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United Kingdom Media

UK To Finally Legalize Ripping CDs and DVDs 92

An anonymous reader writes with news that the U.K. government will finally legalize the copying of data from CDs, DVDs, and other types of media for personal use. This will allow U.K. citizens to legally make backups and digital copies of their media, which has been forbidden by copyright law previously. The changes will go into effect this June. It also grants permission for people to upload the ripped media to a remote host, though sharing of course remains illegal. "The mismatch between the law and public opinion became apparent through a Government-commissioned survey, which found that 85% of consumers already thought that DVD and CD ripping was legal. More than one-third of all consumers admitted that they’d already made copies of media they purchased. Besides the new private copying rights, the upcoming amendments will also broaden people’s fair use rights. For example, people no longer have to ask permission to quote from or parody the work of others, such as a news report or a book, as long as it’s “fair dealing” and the source is recognized."
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UK To Finally Legalize Ripping CDs and DVDs

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  • by _Shorty-dammit ( 555739 ) on Saturday March 29, 2014 @03:55PM (#46611077)

    But what about cassettes?

  • by ledow ( 319597 ) on Saturday March 29, 2014 @04:07PM (#46611149) Homepage

    Sorry, but CSS isn't a copy protection technology of any kind. It's easily defeated within a matter of seconds on any modern PC. Legally, sure, but then if you're allowed to make an archive copy, that's your legal "right" and the industry would have to take you to court to decide which wins, and it will be expensive and (potentially) catastrophic for them to try it.

    What pisses me off ten times more is the "unreadable sectors" copy protection. It means that I've never watched a DVD on my laptop as all the ones I've tried have that shit and even with properly licensed DVD playing software and a DVD compliant drive, I can't watch it.

    So what do I do? I run it through one of the programs that just sucks the data off and ignore the errors, which leaves me with only "CSS" to defeat and half the time it's not worth the bother - leave it on, let the player worry about it and 99% of the time I only ever play from European region anyway so it doesn't hinder things to use something set in European region for CSS decryption.

    To be honest the things that piss me off go in the order:

    - Unreadable sectors
    - Blocked UOPS
    - Too much shit on the beginning of the movie (sometimes MINUTES before you can even get to the main menu).
    - The law about making a backup of a product I have in my hands for my own, personal, reasonable usage (so I don't wear my discs out and have easy access to the content).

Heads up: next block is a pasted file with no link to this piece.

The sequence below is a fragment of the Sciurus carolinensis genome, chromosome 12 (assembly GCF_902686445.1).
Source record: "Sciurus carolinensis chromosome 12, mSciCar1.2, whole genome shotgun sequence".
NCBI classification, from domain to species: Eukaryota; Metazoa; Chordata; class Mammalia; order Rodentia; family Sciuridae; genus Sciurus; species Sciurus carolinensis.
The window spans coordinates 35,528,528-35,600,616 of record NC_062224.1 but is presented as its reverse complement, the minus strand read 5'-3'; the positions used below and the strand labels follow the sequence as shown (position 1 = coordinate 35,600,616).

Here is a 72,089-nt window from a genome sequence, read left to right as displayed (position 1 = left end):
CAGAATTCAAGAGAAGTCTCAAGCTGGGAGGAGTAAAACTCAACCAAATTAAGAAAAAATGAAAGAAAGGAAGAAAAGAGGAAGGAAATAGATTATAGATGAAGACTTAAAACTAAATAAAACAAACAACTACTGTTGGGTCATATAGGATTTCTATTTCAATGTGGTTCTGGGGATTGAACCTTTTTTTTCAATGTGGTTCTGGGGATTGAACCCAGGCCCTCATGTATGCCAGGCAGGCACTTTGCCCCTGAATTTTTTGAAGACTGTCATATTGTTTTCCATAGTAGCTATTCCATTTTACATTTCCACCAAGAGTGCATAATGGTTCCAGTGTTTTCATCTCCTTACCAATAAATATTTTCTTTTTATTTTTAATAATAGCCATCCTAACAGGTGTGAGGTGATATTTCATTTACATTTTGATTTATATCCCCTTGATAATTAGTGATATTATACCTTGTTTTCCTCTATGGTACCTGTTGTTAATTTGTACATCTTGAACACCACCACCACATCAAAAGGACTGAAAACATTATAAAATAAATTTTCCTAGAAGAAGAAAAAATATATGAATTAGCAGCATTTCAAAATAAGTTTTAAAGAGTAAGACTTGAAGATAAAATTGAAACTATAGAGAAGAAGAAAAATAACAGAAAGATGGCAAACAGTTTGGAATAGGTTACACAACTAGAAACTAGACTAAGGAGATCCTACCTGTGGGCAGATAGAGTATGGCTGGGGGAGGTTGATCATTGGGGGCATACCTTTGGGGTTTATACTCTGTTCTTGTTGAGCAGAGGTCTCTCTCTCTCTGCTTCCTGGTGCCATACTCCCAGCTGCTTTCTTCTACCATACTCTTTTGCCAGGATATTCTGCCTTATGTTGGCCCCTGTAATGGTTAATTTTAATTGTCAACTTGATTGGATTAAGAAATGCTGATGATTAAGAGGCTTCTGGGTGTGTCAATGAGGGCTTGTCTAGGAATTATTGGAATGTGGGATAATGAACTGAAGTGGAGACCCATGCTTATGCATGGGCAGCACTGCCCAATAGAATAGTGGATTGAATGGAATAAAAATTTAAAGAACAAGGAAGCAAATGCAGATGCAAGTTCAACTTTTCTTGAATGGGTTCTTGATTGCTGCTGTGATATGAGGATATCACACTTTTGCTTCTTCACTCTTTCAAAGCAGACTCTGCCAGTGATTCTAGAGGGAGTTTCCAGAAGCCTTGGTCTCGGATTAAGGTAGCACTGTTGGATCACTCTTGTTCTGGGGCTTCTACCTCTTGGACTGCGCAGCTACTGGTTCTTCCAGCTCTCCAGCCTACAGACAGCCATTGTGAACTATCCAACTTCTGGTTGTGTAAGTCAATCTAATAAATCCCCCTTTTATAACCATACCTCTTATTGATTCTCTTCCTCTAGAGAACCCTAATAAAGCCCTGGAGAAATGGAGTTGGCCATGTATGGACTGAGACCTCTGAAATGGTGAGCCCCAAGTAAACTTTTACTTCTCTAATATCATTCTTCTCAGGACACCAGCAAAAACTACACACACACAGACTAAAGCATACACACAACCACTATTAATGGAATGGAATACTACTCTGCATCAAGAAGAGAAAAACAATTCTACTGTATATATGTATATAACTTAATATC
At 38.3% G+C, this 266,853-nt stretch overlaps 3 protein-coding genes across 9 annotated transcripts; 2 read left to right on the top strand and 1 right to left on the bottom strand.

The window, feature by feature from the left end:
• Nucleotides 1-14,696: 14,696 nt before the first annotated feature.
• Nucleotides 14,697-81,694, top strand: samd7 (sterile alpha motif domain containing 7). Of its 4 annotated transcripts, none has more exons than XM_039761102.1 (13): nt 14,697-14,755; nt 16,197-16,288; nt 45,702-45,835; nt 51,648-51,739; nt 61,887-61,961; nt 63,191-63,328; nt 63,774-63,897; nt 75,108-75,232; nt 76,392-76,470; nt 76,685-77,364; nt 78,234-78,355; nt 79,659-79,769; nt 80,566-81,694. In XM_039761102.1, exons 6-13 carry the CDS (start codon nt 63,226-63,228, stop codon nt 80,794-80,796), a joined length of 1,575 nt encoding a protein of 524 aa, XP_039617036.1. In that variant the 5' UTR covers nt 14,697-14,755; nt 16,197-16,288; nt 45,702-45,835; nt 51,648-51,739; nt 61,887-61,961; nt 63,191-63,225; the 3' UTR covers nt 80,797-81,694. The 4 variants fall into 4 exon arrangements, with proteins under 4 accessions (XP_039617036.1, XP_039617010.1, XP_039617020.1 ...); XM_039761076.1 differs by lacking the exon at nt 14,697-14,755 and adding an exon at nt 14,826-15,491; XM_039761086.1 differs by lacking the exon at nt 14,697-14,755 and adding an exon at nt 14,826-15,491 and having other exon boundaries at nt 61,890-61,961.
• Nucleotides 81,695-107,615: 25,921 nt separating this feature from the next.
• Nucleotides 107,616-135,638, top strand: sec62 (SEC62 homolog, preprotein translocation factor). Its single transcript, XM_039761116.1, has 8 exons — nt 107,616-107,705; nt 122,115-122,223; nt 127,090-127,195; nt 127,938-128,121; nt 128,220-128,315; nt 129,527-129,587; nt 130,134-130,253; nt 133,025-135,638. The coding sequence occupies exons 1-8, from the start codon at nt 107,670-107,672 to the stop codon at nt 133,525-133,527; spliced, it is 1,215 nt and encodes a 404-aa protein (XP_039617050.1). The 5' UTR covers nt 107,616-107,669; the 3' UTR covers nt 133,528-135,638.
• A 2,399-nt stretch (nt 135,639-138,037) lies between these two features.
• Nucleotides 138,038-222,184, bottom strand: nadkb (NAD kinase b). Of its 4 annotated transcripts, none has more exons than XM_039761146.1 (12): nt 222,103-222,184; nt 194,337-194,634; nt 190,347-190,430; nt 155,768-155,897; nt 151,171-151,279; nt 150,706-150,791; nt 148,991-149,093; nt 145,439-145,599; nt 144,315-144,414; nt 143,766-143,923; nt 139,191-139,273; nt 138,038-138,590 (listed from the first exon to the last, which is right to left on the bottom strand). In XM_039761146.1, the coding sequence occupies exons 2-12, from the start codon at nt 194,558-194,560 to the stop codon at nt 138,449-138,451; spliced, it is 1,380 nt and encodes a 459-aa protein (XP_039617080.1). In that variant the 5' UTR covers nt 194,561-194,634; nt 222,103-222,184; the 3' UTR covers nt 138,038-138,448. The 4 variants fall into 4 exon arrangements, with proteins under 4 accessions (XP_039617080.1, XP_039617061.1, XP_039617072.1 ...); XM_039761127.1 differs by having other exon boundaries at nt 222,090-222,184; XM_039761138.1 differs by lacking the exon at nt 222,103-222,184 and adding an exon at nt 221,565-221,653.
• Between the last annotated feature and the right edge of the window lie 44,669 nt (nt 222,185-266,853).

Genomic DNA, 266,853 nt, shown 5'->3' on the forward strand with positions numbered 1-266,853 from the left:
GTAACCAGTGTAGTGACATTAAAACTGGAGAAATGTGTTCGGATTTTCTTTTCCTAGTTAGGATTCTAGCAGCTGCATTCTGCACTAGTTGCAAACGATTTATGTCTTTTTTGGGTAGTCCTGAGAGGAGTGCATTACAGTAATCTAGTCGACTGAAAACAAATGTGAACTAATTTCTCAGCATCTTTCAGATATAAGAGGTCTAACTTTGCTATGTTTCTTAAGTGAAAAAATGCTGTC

- CSS

  • Re: Finally (Score:3, Insightful)

    by Atl Rob ( 3597807 ) on Saturday March 29, 2014 @04:37PM (#46611321)
    It's not like it wasn't happening already for personal use. It was un-enforceable on a personal level anyway. Nice to see some common sense in laws for a change. The industry has been continually shooting themselves in the foot by not embracing new tech in a consumer friendly way.
  • Re:Good luck (Score:4, Insightful)

    by AmiMoJo ( 196126 ) * <mojo@wo[ ] ['rld' in gap]> on Saturday March 29, 2014 @07:09PM (#46612069) Homepage Journal

    PROTIP: Never buy the DRM version, get the torrent instead. Buying the crippled version just encourages them to keep doing it.

  • by FireFury03 ( 653718 ) <> on Sunday March 30, 2014 @04:51AM (#46613769) Homepage

    DVD are still mostly copy protected by the highly ineffective CCS copy protection. blue ray are more effectively protected, but the protection still is breakable by a lot of tools.

    I believe that EU courts have declared CSS to not be "effective copy protection", so it is legally breakable.

    However, this new legislation does seem fairly worthless because the "consumer guide" that the government has released says that you still don't have the right to break DRM in order to exercise your new right to copy CDs/DVDs/ebooks/etc.

    To be honest, I'm surprised how widely the population has accepted ebooks, given how restrictive the licensing terms and DRM are. For example, if you buy a paper book, you can read it, then your wife can read it, you can lend it to a friend/relative to read, then it can sit on your book shelf for 20 years until your kids read it. All of this stuff has been considered "normal" usage for a book - people expect to be able to do this stuff and it seems reasonable to them. Now compare to an ebook - lets take a Google Play book as an example: you "buy" it and you can read it. Then when your wife wants to read it, she has to buy her own copy. You can't lend it to a friend - they have to buy their own too. In 20 years time, your kids will have to buy their own copies (although I have serious doubts that you will still be able to get at your purchased ebooks by that time anyway). There is no mechanism within Play to let you lend books to friends or family and the licence even prevents you from letting someone else read it on your own tablet. To me, all this seems completely unreasonable and I'm really surprised that everyone else doesn't think so to, given that all this stuff has been accepted practice for hundreds of years. Of course, you can choose to strip the DRM and/or break the licence terms, but to my mind what's the point in paying for the content in the first place if you're going to be forced into breaking the law anyway?

Research is what I'm doing when I don't know what I'm doing. -- Wernher von Braun